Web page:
Every time I hear the phrase, “No worries,” I get this vivid image of someone toting a heavy backpack filled with regrets and hoping for some relief. From children to parents, that someone is anyone who is second guessing an important decision.
The biggest problem with regrets is it prolongs the decision-making process way past the actual making of the decision. To mix metaphors, regrets bring anxious thoughts of greener pastures supposedly at the end of the road not taken. They exert constant pressure preventing peace of mind.
There is only one sure way to lighten the regret backpack and that’s to empty it. Here’s my three step plan to move forward leaving regrets behind:
1. Define regret Think about what really is bothering you. An example for your college-bound teen may be: Is it worry about choosing the right college to attend or not being able to excel there? For parents concerned about college costs, are you stressing about the size of the bill for one family member or the impact on the entire family’s standard of living or your future retirement plans?
2. Make peace It’s time to accept the past defined regret and deal with the emotions it elicits. Perhaps your teen is anxious because he is second guessing his chosen major or embarrassed about a lack of one. Maybe you are sad about your child leaving the nest or fretting about his/her living in a dorm. Identify your emotion, take a deep breath and release both of them, letting reason provide calm analysis.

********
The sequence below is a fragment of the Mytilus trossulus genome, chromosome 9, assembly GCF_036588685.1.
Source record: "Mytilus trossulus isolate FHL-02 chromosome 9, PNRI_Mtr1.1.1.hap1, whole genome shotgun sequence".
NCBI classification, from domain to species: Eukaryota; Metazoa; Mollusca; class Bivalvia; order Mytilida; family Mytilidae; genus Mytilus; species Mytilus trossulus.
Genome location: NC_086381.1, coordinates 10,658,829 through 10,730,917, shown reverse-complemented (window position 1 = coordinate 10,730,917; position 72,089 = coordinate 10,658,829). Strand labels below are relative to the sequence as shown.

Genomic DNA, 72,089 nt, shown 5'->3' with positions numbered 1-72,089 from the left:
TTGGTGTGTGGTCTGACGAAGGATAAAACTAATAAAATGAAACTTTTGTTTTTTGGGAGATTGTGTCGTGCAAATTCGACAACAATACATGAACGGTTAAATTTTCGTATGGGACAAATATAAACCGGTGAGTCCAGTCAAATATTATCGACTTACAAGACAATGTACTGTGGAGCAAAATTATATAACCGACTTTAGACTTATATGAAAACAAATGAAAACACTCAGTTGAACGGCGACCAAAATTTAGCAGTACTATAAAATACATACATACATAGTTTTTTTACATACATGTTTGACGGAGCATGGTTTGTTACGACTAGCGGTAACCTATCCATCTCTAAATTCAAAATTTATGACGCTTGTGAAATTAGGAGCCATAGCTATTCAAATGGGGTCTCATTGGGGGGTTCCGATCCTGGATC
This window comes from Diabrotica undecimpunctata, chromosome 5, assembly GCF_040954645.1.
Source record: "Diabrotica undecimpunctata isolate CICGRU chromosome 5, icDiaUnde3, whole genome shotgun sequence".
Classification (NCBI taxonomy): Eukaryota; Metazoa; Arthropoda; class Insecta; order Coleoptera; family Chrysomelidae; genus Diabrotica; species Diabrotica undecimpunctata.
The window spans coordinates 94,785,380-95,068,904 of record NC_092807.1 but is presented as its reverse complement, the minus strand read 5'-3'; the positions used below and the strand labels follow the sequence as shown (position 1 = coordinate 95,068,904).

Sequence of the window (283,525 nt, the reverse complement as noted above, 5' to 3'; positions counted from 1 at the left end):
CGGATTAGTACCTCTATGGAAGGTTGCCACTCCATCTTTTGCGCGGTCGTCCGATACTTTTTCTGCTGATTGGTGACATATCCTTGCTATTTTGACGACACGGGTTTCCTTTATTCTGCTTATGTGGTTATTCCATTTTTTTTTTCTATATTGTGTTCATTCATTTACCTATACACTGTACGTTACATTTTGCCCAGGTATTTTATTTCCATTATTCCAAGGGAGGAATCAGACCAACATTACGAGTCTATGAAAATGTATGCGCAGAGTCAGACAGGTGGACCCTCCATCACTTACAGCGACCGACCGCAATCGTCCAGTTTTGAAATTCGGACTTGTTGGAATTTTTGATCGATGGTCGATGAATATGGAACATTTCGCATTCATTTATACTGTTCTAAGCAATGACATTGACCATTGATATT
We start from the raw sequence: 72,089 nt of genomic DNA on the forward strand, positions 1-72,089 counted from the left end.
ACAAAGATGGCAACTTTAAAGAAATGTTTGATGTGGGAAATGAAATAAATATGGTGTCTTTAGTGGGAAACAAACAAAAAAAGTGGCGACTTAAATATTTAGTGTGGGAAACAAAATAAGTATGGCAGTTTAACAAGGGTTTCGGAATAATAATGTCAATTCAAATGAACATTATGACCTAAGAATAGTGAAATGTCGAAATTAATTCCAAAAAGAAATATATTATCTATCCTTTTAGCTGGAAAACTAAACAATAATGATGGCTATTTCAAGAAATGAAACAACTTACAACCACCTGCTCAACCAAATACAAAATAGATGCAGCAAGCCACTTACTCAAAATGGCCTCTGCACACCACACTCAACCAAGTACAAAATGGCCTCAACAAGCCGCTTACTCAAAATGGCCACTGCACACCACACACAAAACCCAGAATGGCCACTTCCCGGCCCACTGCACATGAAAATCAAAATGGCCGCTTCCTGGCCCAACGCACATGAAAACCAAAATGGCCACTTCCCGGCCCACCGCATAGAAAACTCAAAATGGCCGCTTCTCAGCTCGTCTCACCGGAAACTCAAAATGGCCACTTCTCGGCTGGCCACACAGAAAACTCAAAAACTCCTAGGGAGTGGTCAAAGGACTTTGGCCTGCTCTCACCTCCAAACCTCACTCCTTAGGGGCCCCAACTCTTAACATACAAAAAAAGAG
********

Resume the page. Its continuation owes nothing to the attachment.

3. Take responsibility It’s time to resume control logically. Situations are changed by choices but that generates new options. There will always be challenges and consequences and a good plan will help achieve your goals. Learn from the past, focus on your future and move on. Choosing what to do next is a combination of good decision-making skills and instincts – something parents raising college-bound teens are very familiar with and a life skill our children may practice to succeed!
Read Suzanne’s post: No Regrets
Wednesday’s child may be full of woe but Wednesday’s Parent can substitute action for anxiety. Each Wednesday Suzanne Shaffer and I will provide parent tips to get and keep your student on the college track. It’s never too late or too early to start!
The bonus is on the fourth Wednesday of each month when Suzanne and I will host Twitter chat #CampusChat at 9pm ET/6pm PT. We will feature an expert on a topic of interest for parents of the college-bound.
Wednesday’s Parent will give twice the info and double the blog posts on critical parenting issues by clicking on the link at the end of the article from www.pocsmom.com to http://www.parentscountdowntocollegecoach.com/ and vice versa.